UCLA is no match for Cal in 85-69 loss
Reporting from Berkeley -- Josh Smith curled a perfect pass to David Wear, a planned play to start the second half of a Pac-12 Conference basketball game between UCLA and California on Saturday at Haas Pavilion.
Wear was unaware and ham-handed, though. A Cal guard poked at the ball and it fell out of bounds. Instead of a layup that would have given them the lead, the Bruins had a turnover and soon the Golden Bears were in the midst of a rout.
Cal beat UCLA, 85-69, and for the first time since the 1987-88 season — when Walt Hazzard was coaching his final season in Westwood — the Bruins (7-7) have started conference play with two losses.
Those Bruins lost three consecutive games to begin league play but recovered, finishing 12-6 and tied for second in the Pacific 10.
After Wear’s fumble, Justin Cobbs, a sophomore guard from Los Angeles, made a three-point shot, the start of a 10-0 run that put Cal up, 50-39.
With 10 minutes left, California was up, 64-45, and for Bruins fans the only positive was Tyler Lamb scoring a career-high 26 points. Otherwise the Bruins were lifeless, on the court and on the bench.
“Cal just scored too easily,” Coach Ben Howland said. “Whether it was against our man or our zone, they just scored so easily.”
The Golden Bears shot 65.4% from the field and had 28 assists on 34 baskets, a sign that the Bruins couldn’t disrupt Cal’s rhythm. Six Golden Bears scored in double figures, led by Allen Crabbe’s 20 points.
Coach Mike Montgomery said his team was comfortable all game.
“You don’t have that all the time,” he said. “It was fun to watch.”
While Cal (12-3, 2-0 in Pac-12) was making its early second-half run, UCLA committed two turnovers, had a missed layup from Smith and a badly conceived three-point try from Lamb that resulted in a long Cal rebound and a Crabbe layup.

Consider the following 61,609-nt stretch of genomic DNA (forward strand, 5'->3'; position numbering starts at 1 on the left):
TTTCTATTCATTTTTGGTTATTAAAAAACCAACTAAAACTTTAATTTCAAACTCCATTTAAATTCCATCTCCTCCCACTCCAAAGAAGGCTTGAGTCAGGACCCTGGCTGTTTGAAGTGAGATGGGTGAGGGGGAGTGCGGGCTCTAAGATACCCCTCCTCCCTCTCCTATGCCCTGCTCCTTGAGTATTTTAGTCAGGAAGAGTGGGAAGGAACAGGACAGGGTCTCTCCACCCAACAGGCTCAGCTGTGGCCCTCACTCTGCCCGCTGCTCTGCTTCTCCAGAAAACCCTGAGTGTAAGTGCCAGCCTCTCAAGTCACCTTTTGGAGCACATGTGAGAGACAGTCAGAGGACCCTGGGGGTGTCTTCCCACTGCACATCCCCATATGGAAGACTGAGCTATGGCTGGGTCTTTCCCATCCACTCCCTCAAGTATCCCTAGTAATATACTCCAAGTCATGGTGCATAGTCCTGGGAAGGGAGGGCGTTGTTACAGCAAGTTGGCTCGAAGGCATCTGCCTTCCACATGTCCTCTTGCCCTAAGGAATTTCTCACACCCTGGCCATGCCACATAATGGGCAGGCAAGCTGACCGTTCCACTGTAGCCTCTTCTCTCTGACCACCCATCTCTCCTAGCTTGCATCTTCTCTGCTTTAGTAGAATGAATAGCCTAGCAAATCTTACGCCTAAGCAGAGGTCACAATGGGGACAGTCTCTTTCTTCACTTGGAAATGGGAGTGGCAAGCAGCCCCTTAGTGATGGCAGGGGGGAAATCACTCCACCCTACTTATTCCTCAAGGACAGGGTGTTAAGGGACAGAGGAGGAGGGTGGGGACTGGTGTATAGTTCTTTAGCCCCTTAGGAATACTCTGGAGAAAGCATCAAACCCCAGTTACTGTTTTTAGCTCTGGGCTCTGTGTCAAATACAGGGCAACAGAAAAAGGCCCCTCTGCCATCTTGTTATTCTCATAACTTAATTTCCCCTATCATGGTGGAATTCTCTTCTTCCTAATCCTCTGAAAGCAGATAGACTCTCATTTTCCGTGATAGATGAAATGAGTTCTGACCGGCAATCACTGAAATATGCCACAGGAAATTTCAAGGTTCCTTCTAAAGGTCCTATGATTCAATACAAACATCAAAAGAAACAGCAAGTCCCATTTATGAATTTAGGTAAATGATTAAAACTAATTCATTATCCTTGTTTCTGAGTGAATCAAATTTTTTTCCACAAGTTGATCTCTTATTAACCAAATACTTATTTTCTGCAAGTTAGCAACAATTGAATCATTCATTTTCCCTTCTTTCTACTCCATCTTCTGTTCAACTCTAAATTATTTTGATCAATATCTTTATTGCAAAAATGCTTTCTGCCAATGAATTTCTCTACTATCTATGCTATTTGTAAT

But it was mostly his team’s defense that had Howland rubbing his tired eyes.
“They just continued to score time after time after time,” he said. “We were just slow.”
Lamb, among all the Bruins, seemed the most discouraged.
“Cal played good,” the sophomore guard said, “but we’ve got to come out here and play way better than that. Way better.”
As to why the Bruins defense was so bad, Lamb said he wished he knew.
“Then it would be easy to fix,” he said.
To find the team already down in the conference, he said, was also hard to take.
“Coming back, it’s going to be very hard but it has to be done,” he said. “I’m pretty sure everybody in that locker room wants to turn the season around. From this point every game is a must-win game.”
Wear, who had a career-high 17 points, said the bad defense is fixable.
“We had some breakdowns, overextended on stuff but it’s like the start of the season. We just have to come together,” he said.
The Bruins started the season 0-2 and were 2-5 before winning five games in a row. Now it’s back to a losing streak.
“Nobody here is happy right now at all,” Lamb said.
New Year’s Eve plans for the Bruins?
“Everybody will be in his room asleep or watching film,” Lamb said.
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